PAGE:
Since the hypothesis H_{0} : τ = 0 is on the boundary of the parameter space, the variancecomponent score test can be considered. The score test statistic of the variancecomponent for (10) is:
Here, \( {\widehat{\boldsymbol{\mu}}}_0 \) is the estimated probability under H_{0}; K = YWY^{′}, where Y = [Y_{1}, …, Y_{K}] and Y_{k} = (y_{1k}, …, y_{nk})^{′}; Z means the group indicator vector, and W is a diagonal matrix with the kth element as w_{k}.
It is known that S_{VC} follows a mixture of chisquare distributions \( {\sum}_{k=1}^K{\uplambda}_k{\chi_{1,k}}^2 \), where χ_{1, k}^{2}’s are independent chisquare distributions with 1 degree of freedom, and λ_{k} is the kth eigenvalue of P^{1/2}KP^{1/2} [24]. Here, \( \boldsymbol{P}={\widehat{\boldsymbol{V}}}^{\mathbf{1}}{\widehat{\boldsymbol{V}}}^{\mathbf{1}}\mathbf{1}\left({\mathbf{1}}^{\prime }{\widehat{\boldsymbol{V}}}^{\mathbf{1}}\mathbf{1}\right){\mathbf{1}}^{\prime }{\widehat{\boldsymbol{V}}}^{\mathbf{1}} \), where \( \widehat{\boldsymbol{V}} \) is a diagonal matrix with the kth element as \( {\widehat{\mu}}_{0k}\left(1{\widehat{\mu}}_{0k}\right) \). For simplicity, we assume a flat prior weight given by w_{k} = 1 for k = 1, …, K.
Simulation design
We next performed simulation studies to investigate the power of the LMM and LRSAM approaches for comparing two groups, and whether they preserve type I error. For analysis, there were four LMMs available, depending on how the random or fixed effects were specified: (i) LMM(FF), with fixed subject and run effects, (ii) LMM(FR), with fixed subject effect and random run effects, (iii) LMM(RF), with random subject and fixed run effects, and (iv) LMM(RR), with random subject and run effects. For each simulated dataset, the best LMM, LMM(best), was selected among four LMMs with the smallest Akaike information criterion (AIC) value [30]. Thus, there were five LRSAM test statistics, L, W, W_{1}, W_{S}, and S_{VC}, for comparison.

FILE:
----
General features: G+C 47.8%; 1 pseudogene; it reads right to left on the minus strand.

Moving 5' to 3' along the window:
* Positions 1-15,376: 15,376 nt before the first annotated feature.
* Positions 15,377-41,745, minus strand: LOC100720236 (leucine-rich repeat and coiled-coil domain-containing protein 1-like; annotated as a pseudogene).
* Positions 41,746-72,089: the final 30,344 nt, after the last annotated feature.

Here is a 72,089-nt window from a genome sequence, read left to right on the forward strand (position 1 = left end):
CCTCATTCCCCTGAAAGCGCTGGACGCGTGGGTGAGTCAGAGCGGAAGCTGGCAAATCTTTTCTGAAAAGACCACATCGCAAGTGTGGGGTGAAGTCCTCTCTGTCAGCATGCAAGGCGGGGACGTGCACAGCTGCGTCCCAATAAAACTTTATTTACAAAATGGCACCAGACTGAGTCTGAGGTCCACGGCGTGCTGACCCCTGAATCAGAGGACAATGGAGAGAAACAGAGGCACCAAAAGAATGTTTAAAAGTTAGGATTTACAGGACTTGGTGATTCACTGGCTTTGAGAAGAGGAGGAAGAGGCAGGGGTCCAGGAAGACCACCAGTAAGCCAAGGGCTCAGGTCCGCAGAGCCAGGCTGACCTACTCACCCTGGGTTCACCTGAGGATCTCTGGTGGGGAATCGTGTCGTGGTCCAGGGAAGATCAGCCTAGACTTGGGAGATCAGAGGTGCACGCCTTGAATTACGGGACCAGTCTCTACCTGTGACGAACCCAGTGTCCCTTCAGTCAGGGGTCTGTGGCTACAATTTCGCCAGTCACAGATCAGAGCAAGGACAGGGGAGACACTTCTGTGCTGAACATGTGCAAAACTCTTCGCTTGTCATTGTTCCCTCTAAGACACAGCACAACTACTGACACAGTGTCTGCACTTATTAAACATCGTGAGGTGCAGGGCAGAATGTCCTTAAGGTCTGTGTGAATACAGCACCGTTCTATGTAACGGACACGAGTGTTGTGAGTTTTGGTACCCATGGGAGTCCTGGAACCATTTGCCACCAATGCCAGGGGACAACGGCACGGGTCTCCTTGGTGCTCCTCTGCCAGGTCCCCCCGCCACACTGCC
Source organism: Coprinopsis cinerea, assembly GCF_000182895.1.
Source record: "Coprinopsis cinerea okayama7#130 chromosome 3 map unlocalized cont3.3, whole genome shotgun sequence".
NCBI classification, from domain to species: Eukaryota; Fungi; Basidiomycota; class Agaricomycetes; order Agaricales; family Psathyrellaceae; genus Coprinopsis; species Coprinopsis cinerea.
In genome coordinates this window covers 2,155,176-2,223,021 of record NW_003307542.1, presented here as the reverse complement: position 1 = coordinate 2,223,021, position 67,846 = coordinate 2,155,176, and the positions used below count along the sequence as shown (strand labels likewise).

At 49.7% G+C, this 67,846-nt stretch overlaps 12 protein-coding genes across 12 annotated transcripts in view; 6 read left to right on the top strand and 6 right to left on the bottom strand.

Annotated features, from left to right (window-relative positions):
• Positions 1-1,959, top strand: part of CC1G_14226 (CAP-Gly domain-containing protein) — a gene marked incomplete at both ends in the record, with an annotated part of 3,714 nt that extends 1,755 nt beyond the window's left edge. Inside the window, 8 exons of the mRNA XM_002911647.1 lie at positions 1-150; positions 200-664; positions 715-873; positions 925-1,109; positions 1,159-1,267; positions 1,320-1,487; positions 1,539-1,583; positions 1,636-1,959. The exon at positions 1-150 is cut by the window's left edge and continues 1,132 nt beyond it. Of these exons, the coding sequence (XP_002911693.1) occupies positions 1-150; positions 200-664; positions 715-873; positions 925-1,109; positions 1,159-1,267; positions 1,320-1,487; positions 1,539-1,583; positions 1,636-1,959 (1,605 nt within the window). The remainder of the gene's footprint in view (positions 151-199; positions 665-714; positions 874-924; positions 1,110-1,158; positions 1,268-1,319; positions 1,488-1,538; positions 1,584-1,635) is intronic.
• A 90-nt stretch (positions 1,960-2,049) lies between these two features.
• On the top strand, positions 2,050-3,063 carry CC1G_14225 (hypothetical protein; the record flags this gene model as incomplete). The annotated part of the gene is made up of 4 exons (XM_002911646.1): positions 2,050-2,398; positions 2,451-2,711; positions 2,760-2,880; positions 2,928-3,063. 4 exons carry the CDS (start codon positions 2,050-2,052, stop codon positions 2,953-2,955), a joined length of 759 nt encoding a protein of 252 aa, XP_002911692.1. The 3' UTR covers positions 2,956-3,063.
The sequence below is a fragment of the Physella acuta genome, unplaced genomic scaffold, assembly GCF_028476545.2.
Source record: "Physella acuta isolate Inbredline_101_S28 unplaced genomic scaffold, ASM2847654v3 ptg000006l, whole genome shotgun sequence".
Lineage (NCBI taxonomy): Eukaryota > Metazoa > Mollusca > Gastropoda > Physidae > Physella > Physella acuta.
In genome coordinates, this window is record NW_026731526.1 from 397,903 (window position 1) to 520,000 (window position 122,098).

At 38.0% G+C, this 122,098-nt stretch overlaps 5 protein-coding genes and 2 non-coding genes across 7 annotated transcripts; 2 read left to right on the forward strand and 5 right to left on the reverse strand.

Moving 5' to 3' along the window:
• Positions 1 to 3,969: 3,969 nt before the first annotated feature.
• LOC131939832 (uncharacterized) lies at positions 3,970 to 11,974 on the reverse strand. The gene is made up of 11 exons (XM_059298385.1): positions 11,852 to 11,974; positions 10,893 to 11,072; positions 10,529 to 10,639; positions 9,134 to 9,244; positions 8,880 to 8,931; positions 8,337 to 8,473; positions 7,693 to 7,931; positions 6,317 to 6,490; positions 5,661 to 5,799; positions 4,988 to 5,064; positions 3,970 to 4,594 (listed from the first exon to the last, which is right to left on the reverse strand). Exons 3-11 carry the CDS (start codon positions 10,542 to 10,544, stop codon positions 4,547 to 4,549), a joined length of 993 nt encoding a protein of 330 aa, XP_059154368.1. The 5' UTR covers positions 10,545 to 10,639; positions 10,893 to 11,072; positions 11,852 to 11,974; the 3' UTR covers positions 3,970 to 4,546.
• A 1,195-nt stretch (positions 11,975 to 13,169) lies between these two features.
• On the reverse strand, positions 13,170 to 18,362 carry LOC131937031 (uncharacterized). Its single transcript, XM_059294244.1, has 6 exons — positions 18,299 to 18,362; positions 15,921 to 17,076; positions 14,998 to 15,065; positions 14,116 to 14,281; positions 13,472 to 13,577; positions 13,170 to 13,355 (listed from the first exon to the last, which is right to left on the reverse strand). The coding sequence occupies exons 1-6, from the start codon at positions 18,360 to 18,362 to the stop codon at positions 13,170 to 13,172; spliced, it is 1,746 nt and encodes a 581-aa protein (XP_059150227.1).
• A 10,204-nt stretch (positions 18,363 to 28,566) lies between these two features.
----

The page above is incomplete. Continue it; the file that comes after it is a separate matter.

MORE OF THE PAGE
Simulation data was generated from the model, using 1000 repetitions. The global mean, μ, was arbitrarily set to 15, while the reference effects, G_{0}, S(G)_{0, (0)}, and (G × P)_{0, k}, for k = 1, …, K, were set to 0. The normal distribution, with mean 0 and variance 0.5, was set as the error distribution, and the number of peptides was set to 4. For the random subject effect, we generated S(G)_{j(i)} from the identical normal distribution independently, with mean 0 and variance 0.25 for i = 1, 2. For the fixed subject effect, we set S(G)_{j(i)} as follows:
The peptide effect, P_{k}, was considered as a fixed effect, and was set as follows:
For the random run effect, we generated R_{l} from the identical normal distribution, independently, with mean 0 and variance 0.25. For the fixed run effect, we set R_{l} as follows: